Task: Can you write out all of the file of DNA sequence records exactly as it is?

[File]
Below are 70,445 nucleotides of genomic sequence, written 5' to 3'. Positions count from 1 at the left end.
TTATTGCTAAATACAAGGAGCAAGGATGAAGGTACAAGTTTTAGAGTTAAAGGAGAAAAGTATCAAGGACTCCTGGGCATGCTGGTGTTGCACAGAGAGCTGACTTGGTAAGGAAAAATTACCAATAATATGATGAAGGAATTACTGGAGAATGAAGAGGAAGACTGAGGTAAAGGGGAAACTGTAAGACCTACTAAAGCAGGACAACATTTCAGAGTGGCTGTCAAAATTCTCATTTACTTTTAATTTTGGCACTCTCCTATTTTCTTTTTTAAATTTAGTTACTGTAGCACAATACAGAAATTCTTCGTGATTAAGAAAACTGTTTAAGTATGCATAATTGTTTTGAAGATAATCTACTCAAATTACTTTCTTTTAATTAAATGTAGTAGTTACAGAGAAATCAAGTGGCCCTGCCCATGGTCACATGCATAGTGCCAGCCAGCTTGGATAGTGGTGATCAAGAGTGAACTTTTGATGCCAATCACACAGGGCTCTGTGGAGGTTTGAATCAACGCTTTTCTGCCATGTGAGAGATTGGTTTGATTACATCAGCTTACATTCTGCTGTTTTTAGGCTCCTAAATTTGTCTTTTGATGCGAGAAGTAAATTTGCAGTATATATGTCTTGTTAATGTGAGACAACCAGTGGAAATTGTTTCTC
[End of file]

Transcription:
Below are 70,445 nucleotides of genomic sequence, written 5' to 3'. Positions count from 1 at the left end.
TTATTGCTAAATACAAGGAGCAAGGATGAAGGTACAAGTTTTAGAGTTAAAGGAGAAAAGTATCAAGGACTCCTGGGCATGCTGGTGTTGCACAGAGAGCTGACTTGGTAAGGAAAAATTACCAATAATATGATGAAGGAATTACTGGAGAATGAAGAGGAAGACTGAGGTAAAGGGGAAACTGTAAGACCTACTAAAGCAGGACAACATTTCAGAGTGGCTGTCAAAATTCTCATTTACTTTTAATTTTGGCACTCTCCTATTTTCTTTTTTAAATTTAGTTACTGTAGCACAATACAGAAATTCTTCGTGATTAAGAAAACTGTTTAAGTATGCATAATTGTTTTGAAGATAATCTACTCAAATTACTTTCTTTTAATTAAATGTAGTAGTTACAGAGAAATCAAGTGGCCCTGCCCATGGTCACATGCATAGTGCCAGCCAGCTTGGATAGTGGTGATCAAGAGTGAACTTTTGATGCCAATCACACAGGGCTCTGTGGAGGTTTGAATCAACGCTTTTCTGCCATGTGAGAGATTGGTTTGATTACATCAGCTTACATTCTGCTGTTTTTAGGCTCCTAAATTTGTCTTTTGATGCGAGAAGTAAATTTGCAGTATATATGTCTTGTTAATGTGAGACAACCAGTGGAAATTGTTTCTC